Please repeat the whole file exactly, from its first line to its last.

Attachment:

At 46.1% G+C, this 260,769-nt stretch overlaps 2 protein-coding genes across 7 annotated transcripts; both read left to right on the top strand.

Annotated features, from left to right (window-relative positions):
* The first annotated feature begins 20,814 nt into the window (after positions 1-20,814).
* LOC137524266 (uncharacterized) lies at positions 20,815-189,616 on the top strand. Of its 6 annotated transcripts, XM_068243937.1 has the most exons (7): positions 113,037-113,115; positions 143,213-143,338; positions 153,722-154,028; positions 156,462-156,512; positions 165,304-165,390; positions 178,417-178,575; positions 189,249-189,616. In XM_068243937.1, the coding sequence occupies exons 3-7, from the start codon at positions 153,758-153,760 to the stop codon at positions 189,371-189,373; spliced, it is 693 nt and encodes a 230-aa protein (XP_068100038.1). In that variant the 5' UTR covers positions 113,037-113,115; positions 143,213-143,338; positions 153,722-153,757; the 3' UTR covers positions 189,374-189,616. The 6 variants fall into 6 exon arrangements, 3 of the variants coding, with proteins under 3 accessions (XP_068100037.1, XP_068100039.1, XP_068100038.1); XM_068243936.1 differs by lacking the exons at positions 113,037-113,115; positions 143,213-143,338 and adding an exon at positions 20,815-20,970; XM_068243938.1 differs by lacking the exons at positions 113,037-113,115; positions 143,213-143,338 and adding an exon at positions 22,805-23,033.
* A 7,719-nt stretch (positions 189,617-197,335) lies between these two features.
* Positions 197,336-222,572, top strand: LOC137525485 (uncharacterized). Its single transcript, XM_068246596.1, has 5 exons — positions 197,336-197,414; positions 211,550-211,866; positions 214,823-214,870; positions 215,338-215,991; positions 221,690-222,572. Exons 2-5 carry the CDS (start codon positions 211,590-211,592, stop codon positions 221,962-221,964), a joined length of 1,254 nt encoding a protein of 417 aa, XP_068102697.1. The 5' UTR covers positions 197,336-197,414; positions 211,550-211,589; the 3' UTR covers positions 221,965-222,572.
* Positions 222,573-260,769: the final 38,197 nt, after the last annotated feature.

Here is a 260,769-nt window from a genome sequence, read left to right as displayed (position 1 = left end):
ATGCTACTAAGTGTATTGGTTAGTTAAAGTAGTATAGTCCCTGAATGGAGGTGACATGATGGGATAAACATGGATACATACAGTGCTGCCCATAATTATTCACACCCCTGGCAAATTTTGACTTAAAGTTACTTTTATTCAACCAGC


At 46.1% G+C, this 260,769-nt stretch overlaps 2 protein-coding genes across 7 annotated transcripts; both read left to right on the top strand.

Annotated features, from left to right (window-relative positions):
* The first annotated feature begins 20,814 nt into the window (after positions 1-20,814).
* LOC137524266 (uncharacterized) lies at positions 20,815-189,616 on the top strand. Of its 6 annotated transcripts, XM_068243937.1 has the most exons (7): positions 113,037-113,115; positions 143,213-143,338; positions 153,722-154,028; positions 156,462-156,512; positions 165,304-165,390; positions 178,417-178,575; positions 189,249-189,616. In XM_068243937.1, the coding sequence occupies exons 3-7, from the start codon at positions 153,758-153,760 to the stop codon at positions 189,371-189,373; spliced, it is 693 nt and encodes a 230-aa protein (XP_068100038.1). In that variant the 5' UTR covers positions 113,037-113,115; positions 143,213-143,338; positions 153,722-153,757; the 3' UTR covers positions 189,374-189,616. The 6 variants fall into 6 exon arrangements, 3 of the variants coding, with proteins under 3 accessions (XP_068100037.1, XP_068100039.1, XP_068100038.1); XM_068243936.1 differs by lacking the exons at positions 113,037-113,115; positions 143,213-143,338 and adding an exon at positions 20,815-20,970; XM_068243938.1 differs by lacking the exons at positions 113,037-113,115; positions 143,213-143,338 and adding an exon at positions 22,805-23,033.
* A 7,719-nt stretch (positions 189,617-197,335) lies between these two features.
* Positions 197,336-222,572, top strand: LOC137525485 (uncharacterized). Its single transcript, XM_068246596.1, has 5 exons — positions 197,336-197,414; positions 211,550-211,866; positions 214,823-214,870; positions 215,338-215,991; positions 221,690-222,572. Exons 2-5 carry the CDS (start codon positions 211,590-211,592, stop codon positions 221,962-221,964), a joined length of 1,254 nt encoding a protein of 417 aa, XP_068102697.1. The 5' UTR covers positions 197,336-197,414; positions 211,550-211,589; the 3' UTR covers positions 221,965-222,572.
* Positions 222,573-260,769: the final 38,197 nt, after the last annotated feature.

Here is a 260,769-nt window from a genome sequence, read left to right as displayed (position 1 = left end):
ATGCTACTAAGTGTATTGGTTAGTTAAAGTAGTATAGTCCCTGAATGGAGGTGACATGATGGGATAAACATGGATACATACAGTGCTGCCCATAATTATTCACACCCCTGGCAAATTTTGACTTAAAGTTACTTTTATTCAACCAGC